AT&T Contacts iPad 3G Customers (Security Breach Update)

AT&T has finally reached out to their iPad 3G customers affected by the security breach discovered on June 7th. After days of silence formulating a response (and probably being brow beaten by Steve Jobs), the American telecom giant sent an email to explain their side of the story. In a message dated June 13th, Senior Vice President, Public Policy and Chief Privacy Officer Dorothy Attwood described the company’s views on the data leak. It provides an interesting perspective on how AT&T views the incident and how they view their own responsibilities.

The email describes the incident as occurring when:

. . . unauthorized computer “hackers” maliciously exploited a function designed to make your iPad log-in process faster by pre-populating an AT&T authentication page with the e-mail address you used to register your iPad for 3G service.

It’s interesting to note just how much is packed into that one sentence. First, AT&T is denying all responsibility for the incident. Granted, they didn’t ask to be hacked or invite the situation to occur. On the other hand, how does a large, multinational corporation that handles the data of millions (if not billions) of people every day get exploited by a simple hack? And by all accounts this was a simple, simple hack. The hackers, a group calling themselves Goatse Security, noticed certain URLs used by an AT&T online application followed a guessable pattern by transmitting information in plain text. Using the pattern they discerned, they were able to hack the application. This is the type of stuff they teach you to avoid in a first year computer science class. While AT&T may have been a victim of an attack, they certainly didn’t do anything to secure themselves from it happening. If you leave your front door unlocked, you haven’t done your part to keep the thieves out.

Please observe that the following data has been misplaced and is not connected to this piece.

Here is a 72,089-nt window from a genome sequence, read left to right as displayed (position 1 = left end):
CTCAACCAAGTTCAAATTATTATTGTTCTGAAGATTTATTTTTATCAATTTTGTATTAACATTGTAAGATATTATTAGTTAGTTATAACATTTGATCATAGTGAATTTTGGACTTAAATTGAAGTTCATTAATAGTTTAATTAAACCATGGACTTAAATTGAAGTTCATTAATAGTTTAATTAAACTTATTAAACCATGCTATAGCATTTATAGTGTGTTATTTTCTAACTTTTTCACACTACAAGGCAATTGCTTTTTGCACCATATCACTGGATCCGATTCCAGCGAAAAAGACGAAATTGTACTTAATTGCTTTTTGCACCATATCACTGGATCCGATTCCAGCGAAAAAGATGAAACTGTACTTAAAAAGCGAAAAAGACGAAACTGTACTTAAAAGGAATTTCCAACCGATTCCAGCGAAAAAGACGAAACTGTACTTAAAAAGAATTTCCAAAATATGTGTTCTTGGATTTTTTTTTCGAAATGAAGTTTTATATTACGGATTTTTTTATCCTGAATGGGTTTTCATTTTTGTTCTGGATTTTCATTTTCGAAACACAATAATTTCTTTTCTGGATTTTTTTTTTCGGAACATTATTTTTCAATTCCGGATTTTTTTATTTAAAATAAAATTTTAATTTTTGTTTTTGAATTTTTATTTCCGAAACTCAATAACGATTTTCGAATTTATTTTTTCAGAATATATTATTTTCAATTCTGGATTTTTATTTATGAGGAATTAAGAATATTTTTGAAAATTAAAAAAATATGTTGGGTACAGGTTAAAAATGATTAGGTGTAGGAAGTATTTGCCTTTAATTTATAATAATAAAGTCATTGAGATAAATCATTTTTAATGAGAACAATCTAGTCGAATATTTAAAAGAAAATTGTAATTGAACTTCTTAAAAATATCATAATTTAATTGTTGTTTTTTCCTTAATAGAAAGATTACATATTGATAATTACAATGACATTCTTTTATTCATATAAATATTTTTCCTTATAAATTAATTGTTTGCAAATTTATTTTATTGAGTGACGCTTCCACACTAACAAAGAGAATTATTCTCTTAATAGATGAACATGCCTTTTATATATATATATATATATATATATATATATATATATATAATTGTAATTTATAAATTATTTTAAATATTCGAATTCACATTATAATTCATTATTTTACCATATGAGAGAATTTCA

The second take-away is how AT&T is painting itself as the hapless victim. After all, AT&T just wanted to make your experience better by pre-populating your e-mail address on that nasty old log-in form. Aren’t we great? No matter how much AT&T tries to portray itself otherwise, this is just another embarrassing incident in a long line of them. It is amazing at this point that a company like Apple continues to put up with this act from their telecom partner. It is hard to believe that Steve Jobs is so loyal to them that he’s willing to sheath his somewhat legendary temper for them. Perhaps some day we’ll point back to this incident as the beginning of the end of AT&T exclusivity. Until then, American iPhone users are stuck at the mercy of a telecommunications company more interesting in looking like a victim to save face than one willing to take responsibility for the actions.

What do you think about AT&T’s response? Did their apology take sufficient responsibility for the data breach? Is this the end of AT&T exclusivity? Leave us your thoughts below.

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